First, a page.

With help from a young Mongolian man driving a rented car for the team doctor, Erickson used a borrowed drill and bolted the car together — in one of the many "MacGyver" fixes, as he calls them, that would ultimately nurse their car to Paris.

    The Mongolian people were friendly and helpful, Erickson and Dole said — and a study in contrasts.

    "The average annual income is $150 — yet every gas-station pump jockey would step out of a doorway and, with a camera cell phone, take pictures," Dole said.

    Shepherds on horseback had cell phones, too, and many of the yurts had satellite dishes outside.

    In one of the most desolate spots in Mongolia, Dole tried to ford a river with the Buick (there was no choice) and the silty bottom grabbed the tire and stopped the motor.

    Erickson climbed out on the running board and, gesturing, was able to get a family from the lone yurt nearby to help pull them from the stream. The grandfather, son-in-law and two elementary-school-aged children were dressed in the traditional Mongolian shepherd's robes.

    Erickson could think of no way to reward them, so he videotaped them and offered the kids packaged cookies.

    Seeing themselves in the video-camera screen for the first time enchanted them as they huddled, cheek to cheek to cheek, to see themselves.

    "It was like they were being re-created in front of their own eyes," Erickson said.

    Beyond the race, Russia struck Erickson and Dole, almost above all else, as a country of intense alcohol consumption.

    "We got to the hotel and the security guard showed up drunk," Dole said. "The (young adults) who met us were drunk. That was our first impression of Russia and it was pretty much lasting."

    "Every person was walking around with open containers in this town. Seriously," Erickson said of their first stop, Bijsk. "Knee-knocking drunk."

    To compound their impression, Erickson said he was charged the equivalent of $250 in a mechanic's shop for the privilege of working on his own car. He said the mechanic did nothing but take his money.

    "In the next city, Yekaterinburg, everybody's experience was positive," Erickson said. "They worked on the cars like crazy and would take no money."

    The art collection in St. Petersburg's Hermitage State Museum — the location of the former Winter Palace — was a wonder. But their experience was tainted by a rash of pickpocketing.

    "We had four pickpocketing experiences," Dole said.

    Moscow impressed neither of them, and both had the sense that they were not welcome. It was a huge relief, they said, to cross into the Baltic region of Estonia, Latvia and Lithuania.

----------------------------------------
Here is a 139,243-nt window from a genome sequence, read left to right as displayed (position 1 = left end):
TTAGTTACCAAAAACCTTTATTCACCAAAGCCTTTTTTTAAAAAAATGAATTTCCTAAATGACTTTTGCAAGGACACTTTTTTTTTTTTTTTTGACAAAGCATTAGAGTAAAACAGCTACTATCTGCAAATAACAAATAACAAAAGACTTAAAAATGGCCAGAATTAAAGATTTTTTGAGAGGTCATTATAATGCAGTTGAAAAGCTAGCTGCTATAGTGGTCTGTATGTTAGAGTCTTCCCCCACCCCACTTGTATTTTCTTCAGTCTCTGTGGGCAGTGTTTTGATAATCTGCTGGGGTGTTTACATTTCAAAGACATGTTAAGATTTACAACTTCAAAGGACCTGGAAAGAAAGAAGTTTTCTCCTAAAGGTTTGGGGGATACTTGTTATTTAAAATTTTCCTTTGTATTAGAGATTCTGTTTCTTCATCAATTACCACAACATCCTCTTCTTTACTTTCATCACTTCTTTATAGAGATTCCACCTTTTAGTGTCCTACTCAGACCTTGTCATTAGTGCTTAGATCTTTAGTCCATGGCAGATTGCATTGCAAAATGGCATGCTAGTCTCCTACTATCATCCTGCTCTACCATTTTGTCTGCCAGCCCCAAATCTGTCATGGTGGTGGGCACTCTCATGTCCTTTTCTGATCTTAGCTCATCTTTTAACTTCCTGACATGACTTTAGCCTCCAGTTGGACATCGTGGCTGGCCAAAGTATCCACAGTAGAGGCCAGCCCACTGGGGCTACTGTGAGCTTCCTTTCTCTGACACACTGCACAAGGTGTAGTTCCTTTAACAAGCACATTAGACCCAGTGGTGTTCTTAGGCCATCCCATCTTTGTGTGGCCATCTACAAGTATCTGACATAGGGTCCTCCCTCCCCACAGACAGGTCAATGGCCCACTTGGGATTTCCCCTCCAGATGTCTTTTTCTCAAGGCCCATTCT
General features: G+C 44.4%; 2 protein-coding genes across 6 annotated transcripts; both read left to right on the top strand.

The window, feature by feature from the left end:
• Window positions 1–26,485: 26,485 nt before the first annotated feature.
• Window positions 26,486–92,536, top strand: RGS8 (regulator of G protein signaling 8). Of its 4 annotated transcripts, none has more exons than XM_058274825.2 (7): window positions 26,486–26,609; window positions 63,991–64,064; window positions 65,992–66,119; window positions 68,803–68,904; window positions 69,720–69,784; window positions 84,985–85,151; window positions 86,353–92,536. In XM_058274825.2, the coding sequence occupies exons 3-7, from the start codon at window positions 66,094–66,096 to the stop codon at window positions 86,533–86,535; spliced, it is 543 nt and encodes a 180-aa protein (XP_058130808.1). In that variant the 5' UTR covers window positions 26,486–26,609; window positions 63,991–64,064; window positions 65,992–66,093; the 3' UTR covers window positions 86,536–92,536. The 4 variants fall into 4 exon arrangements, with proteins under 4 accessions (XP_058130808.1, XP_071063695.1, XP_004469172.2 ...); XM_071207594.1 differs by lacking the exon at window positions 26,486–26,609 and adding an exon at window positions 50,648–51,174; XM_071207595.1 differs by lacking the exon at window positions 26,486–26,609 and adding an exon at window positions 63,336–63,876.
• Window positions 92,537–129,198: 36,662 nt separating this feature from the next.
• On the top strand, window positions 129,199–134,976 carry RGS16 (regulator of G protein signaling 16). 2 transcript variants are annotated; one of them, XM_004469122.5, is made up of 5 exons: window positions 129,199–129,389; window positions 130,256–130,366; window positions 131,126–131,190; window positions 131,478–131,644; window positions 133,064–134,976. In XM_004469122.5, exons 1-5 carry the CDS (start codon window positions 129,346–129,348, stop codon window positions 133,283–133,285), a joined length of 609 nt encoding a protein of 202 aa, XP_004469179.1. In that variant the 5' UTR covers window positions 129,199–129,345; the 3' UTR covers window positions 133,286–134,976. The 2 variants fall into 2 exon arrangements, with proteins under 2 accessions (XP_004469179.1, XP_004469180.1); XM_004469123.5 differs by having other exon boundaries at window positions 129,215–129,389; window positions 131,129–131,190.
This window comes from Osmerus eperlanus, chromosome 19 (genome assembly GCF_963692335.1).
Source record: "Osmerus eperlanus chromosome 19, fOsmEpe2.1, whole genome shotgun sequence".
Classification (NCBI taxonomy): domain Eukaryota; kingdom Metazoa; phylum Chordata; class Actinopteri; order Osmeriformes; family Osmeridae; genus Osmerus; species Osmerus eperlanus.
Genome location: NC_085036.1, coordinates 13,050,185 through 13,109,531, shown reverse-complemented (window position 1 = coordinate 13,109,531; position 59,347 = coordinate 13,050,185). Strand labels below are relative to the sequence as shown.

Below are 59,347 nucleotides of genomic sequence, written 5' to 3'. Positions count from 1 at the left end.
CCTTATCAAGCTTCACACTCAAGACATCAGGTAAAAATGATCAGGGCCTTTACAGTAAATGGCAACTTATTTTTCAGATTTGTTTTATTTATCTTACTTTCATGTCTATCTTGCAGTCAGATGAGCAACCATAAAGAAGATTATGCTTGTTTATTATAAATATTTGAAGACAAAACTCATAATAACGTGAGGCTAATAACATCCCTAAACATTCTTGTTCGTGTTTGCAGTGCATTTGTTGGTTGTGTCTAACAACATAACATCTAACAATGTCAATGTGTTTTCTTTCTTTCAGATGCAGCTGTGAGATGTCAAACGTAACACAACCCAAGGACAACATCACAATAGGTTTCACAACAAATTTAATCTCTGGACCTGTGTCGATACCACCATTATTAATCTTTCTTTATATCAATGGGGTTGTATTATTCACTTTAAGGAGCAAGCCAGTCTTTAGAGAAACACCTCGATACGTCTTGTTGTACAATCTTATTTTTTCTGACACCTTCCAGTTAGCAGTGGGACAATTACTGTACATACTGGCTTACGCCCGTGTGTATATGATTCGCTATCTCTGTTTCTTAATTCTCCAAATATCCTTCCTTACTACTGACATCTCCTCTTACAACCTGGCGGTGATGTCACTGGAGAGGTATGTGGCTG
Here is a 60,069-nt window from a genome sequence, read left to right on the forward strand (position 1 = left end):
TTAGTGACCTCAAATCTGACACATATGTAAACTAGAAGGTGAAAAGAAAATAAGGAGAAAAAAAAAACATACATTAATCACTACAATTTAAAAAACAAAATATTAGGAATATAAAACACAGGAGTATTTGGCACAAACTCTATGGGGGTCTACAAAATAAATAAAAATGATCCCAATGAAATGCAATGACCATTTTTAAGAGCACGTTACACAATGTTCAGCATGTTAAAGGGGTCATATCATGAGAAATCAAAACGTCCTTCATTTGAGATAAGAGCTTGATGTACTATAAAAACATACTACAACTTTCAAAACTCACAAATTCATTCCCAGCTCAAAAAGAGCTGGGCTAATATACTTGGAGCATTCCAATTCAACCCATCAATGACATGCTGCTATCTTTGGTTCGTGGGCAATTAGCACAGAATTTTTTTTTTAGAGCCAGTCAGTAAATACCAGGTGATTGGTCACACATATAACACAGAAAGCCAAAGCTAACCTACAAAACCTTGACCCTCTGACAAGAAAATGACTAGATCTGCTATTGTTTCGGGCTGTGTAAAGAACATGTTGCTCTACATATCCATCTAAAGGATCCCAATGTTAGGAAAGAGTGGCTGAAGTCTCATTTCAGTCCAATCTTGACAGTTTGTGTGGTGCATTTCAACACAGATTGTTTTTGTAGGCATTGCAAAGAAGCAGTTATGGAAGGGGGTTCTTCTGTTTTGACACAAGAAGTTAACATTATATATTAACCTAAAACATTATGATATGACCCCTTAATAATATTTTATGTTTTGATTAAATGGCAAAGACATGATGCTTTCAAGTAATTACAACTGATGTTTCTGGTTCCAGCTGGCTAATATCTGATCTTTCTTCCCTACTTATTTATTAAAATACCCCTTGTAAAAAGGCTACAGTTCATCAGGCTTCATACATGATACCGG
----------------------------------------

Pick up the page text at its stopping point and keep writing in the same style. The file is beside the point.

The difference was like "night and day," Dole said.

    "All at once the people are out painting their houses and fences," Dole said. "Instead of weeds, there was grass."

    The houses in Russia appeared sad and neglected, as if they were melting into the ground from despair, the pair said. In Estonia, even the people seemed different.

    "The composition of their faces changed," Dole said. "They had rosy cheeks and they're mostly blond. They look like they're from Scandinavia."

    One of the most charming aspects of the trip was the summer solstice festival in Lithuania in which the unmarried women wore wreaths of leaves and tiny blossoms on their heads. At midnight, they would go down to the river and toss the wreaths in.

    "The dream was it would float down and be pulled out by the man of their dreams," Dole said.

    By the time the racers crossed into Poland, most all the stragglers had managed to catch up. Repairs were getting made and there was lots of good food and hot showers.

    "The closer you got to Paris, the more the mood elevated," Dole said. "Poland was beautiful — like rural Pennsylvania."

    The castles and shimmering rivers of Germany also were a treat for the weary racers.

    The pair opted out of the time trials because they didn't want to stress the car anymore, so they knew they would get the lowest-tier medal, a bronze. Everyone who finished got either a top-rated gold, second-rated silver or third-rated bronze.

    Dole and Erickson, who called themselves Team Yakity Yak, were simply happy to be finishing the race with the Buick in one piece.

    By the time the group reached Reims, France, the mood among the racers was ebullient. They drank champagne and swapped war stories. Tomorrow was a short drive to Paris.

    Asked if they would do it all again, Erickson responded: "If I could afford it financially, you bet."

    He shelled out $35,000 of his own money to enter the race and there was no cash prize. It was all about the adventure.

    "I would not do it again, simply because of Russia," Dole said.

    One thing the race changed for both of them is their perspective. They realize how lucky they are to live as they do, and where they do.

    "You need to experience the other to appreciate how nice we really do have it," Erickson said.

    "We're never going to complain about traffic ever again," he said.
    bhambulldog likes this.